RIP: Lou Reed - Warhol, Bangs, and Metal Machine Music

RIP: Lou Reed - Warhol, Bangs, and Metal Machine Music

Your writer of this article was not a fan of Lou Reed's music.  Terrible voice.  Not too melodic.  And what the hell was Metal Machine Music?  Admittedly, most of my interaction with Lou Reed came from two places, my brother, who liked Lou Reed and The Velvet Underground, and the writings of former (meaning dead) Rock writer Lester Bangs, who wrote voluminously about his often cantankorous meetings with Lou Reed.  Lou Reed is now dead too.  In his wake, half a century of most bad Rock N Roll music.

RIP: Lou Reed - Warhol, Bangs, and Metal Machine Music

When Glam was Glam, that was Lou Reed.  When Andy Warhol was just getting recognition, there was Lou Reed and his band, The Velvet Underground, putting one of Warhol's prints on their album cover.  When Rock was about drugs and sex and drinking and androgyny, Lou Reed was there in the front.  When Rock was about growth and experimentation, there was the aforementioned Metal Machine Music.

No matter what you read - if you care to read anything at all - in the coming days about Lou Reed, probably the best you'll find is already 40 years old.  Back in 1976, Lester Bangs was writing for Creem Magazine.  Before the web and the ease of desktop publishing, there were very few outlets for national Rock Music reporting.  Creem, at the time, was one of the most respected (along with, for example, Rolling Stone Magazine).  Rather than have me, an admitted non-fan of Lou Reed's music, go on and on about a guy I didn't like and knew only enough about as to write this far, I'll leave the rest up to Mr. Bangs.  

Before that, here's the biggest Lou Reed hit since 1983.  It came out in 1983 and was helped by a decent amount of play on MTV.  The song: "I Love You Suzanne."  Here.  Watch it.

One more thing before Lester takes over.  Here's Metal Machine Music in its entirety.  The damn thing is over an hour and a half long.  I dare you to try to last five minutes.

Okay.  Now, you need to read about Metal Machine Music.  Click HERE and read Lester Bang's criticism.  The best line of the review is the last line: "It is the greatest record in the history of the human eardrum.  Number Two: Kiss Alive!"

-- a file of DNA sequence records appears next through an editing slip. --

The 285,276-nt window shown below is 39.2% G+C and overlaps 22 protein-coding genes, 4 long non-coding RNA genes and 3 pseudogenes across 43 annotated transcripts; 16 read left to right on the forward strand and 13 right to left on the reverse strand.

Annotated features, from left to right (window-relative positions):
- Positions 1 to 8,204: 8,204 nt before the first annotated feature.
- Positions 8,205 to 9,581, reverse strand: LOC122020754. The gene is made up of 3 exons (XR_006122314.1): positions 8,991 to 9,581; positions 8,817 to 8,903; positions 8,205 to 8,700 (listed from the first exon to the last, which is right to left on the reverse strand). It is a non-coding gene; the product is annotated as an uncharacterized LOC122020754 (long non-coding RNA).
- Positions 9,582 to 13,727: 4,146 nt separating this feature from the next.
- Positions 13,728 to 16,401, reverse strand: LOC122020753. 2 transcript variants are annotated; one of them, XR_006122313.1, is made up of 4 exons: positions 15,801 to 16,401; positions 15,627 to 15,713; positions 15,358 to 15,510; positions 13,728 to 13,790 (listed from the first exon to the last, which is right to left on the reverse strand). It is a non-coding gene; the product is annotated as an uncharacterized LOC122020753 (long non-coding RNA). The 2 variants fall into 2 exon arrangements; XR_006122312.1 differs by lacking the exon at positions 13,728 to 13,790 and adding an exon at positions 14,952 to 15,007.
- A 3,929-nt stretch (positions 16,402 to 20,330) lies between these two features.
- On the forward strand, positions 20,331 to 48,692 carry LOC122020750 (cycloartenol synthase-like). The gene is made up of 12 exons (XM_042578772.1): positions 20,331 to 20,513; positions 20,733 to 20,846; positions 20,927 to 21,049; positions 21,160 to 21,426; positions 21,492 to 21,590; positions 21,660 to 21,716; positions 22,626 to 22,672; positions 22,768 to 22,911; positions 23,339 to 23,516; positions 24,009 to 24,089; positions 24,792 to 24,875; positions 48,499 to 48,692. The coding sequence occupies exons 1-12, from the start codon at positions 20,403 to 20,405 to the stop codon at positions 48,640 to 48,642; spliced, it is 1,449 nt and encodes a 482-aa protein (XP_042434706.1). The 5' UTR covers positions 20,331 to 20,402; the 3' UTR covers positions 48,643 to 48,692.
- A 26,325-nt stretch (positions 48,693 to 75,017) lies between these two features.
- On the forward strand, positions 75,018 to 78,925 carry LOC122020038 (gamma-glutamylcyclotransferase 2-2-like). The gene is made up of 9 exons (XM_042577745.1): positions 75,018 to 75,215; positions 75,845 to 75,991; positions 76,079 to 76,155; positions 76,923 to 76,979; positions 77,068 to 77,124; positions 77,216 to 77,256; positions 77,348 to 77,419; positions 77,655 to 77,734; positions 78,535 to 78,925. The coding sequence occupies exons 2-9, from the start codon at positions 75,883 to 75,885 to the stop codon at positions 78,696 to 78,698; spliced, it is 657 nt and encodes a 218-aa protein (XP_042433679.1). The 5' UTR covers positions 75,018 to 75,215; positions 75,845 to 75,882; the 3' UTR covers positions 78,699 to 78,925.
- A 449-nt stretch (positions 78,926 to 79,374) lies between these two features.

If your eardrums survive Metal Machine Music, then you should continue and listen to all of Lou Reed's solo and Velvets catalog.  But if you're like me, just read what Bangs wrote, take a few seconds to listen to Metal Machine (really, you need no more than 3-4 seconds to get it), and be glad you didn't waste any more of your time on the music of Lou Reed.

One more bit of Lester Bangs on Lou Reed is HERE.  Enjoy!

Dave Philp is Assistant Professor of Music Management at William Paterson University and Chief Organizer Guy of YouChoose, a live events music fundraising and social media company that has raised many, many thousands of dollars for non-profit causes. Join the good fight and help change your corner of the world by visiting YouChoose now: To sign up for our email newsletter, click HERE. Mmkay?


Like John Lennon and Bob Dylan, Lou Reed made some of the most inscrutably awful records ever made. Like John Lennon and Bob Dylan, Lou Reed advanced rock & roll into a true art form. Space precludes me from praising every perfect song Lou wrote, but suffice to say that the guy who created "Perfect Day," "All Tomorrow's Parties," "New Age," "Kill Your Sons," "Jesus," "Pale Blue Eyes," "Coney Island Baby," "The Bells" belongs on Mount Rushmore. I mean, the same guy came up with "Sister Ray" and "Sunday Morning?"
Influential? Hard to say how influential he was, because he was so unique. Certainly "The Wall" would have been completely impossible without the flawless "Berlin" album (dig "Sad Song.") But who else has had their songs covered by both REM and Susan Boyle?
Popular? Hardly; Lou only troubled the Top Twenty once. The mass audience is better served with utter mediocrity. (Yes, I mean you, Adam Levine.) True talent can be threatening.
Funny? Have you ever heard the "Live---Take No Prisoners" album?
Genius? Fifty years from now, Lou will be mentioned in the same breath with Mr. L and Zim. And nobody will remember Aerosmith or Counting Crows or Jay-Z. I won't be around then. I'll be somewhere in the New Jerusalem, listening to the "Rock n Roll Album" and playing serious air guitar.
God Bless Lou Reed! Rest in Peace, if such a thing as possible.
Disclaimer: I own "Metal Machine Music" on vinyl, cassette, 8-track, and CD.
I am Wayne Olsen, and I approve this message.

Not very melodic. Not much of a voice. Well, iron my trousers!

Listening to this out of context, it's still pretty great.
Listening to this as the finale to "Berlin", it's magnificent.
Listening to it now.... Devastating